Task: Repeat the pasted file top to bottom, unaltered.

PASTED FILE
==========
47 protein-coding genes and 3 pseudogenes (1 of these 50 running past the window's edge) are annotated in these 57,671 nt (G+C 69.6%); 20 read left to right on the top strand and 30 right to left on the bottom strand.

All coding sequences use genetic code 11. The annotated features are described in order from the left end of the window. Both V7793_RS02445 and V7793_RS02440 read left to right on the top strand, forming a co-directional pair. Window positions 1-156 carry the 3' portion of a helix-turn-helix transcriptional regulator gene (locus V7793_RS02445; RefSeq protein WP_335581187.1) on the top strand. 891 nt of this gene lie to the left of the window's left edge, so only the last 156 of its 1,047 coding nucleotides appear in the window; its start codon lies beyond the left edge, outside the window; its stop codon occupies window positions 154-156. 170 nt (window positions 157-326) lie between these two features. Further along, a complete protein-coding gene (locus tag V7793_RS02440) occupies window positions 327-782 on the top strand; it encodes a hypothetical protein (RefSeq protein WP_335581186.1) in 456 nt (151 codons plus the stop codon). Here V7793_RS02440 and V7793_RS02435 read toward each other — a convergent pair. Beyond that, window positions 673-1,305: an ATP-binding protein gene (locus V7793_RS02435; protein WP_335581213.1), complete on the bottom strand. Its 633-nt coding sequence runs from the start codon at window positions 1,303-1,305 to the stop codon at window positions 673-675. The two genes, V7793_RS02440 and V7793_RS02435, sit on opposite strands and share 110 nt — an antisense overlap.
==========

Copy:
47 protein-coding genes and 3 pseudogenes (1 of these 50 running past the window's edge) are annotated in these 57,671 nt (G+C 69.6%); 20 read left to right on the top strand and 30 right to left on the bottom strand.

All coding sequences use genetic code 11. The annotated features are described in order from the left end of the window. Both V7793_RS02445 and V7793_RS02440 read left to right on the top strand, forming a co-directional pair. Window positions 1-156 carry the 3' portion of a helix-turn-helix transcriptional regulator gene (locus V7793_RS02445; RefSeq protein WP_335581187.1) on the top strand. 891 nt of this gene lie to the left of the window's left edge, so only the last 156 of its 1,047 coding nucleotides appear in the window; its start codon lies beyond the left edge, outside the window; its stop codon occupies window positions 154-156. 170 nt (window positions 157-326) lie between these two features. Further along, a complete protein-coding gene (locus tag V7793_RS02440) occupies window positions 327-782 on the top strand; it encodes a hypothetical protein (RefSeq protein WP_335581186.1) in 456 nt (151 codons plus the stop codon). Here V7793_RS02440 and V7793_RS02435 read toward each other — a convergent pair. Beyond that, window positions 673-1,305: an ATP-binding protein gene (locus V7793_RS02435; protein WP_335581213.1), complete on the bottom strand. Its 633-nt coding sequence runs from the start codon at window positions 1,303-1,305 to the stop codon at window positions 673-675. The two genes, V7793_RS02440 and V7793_RS02435, sit on opposite strands and share 110 nt — an antisense overlap.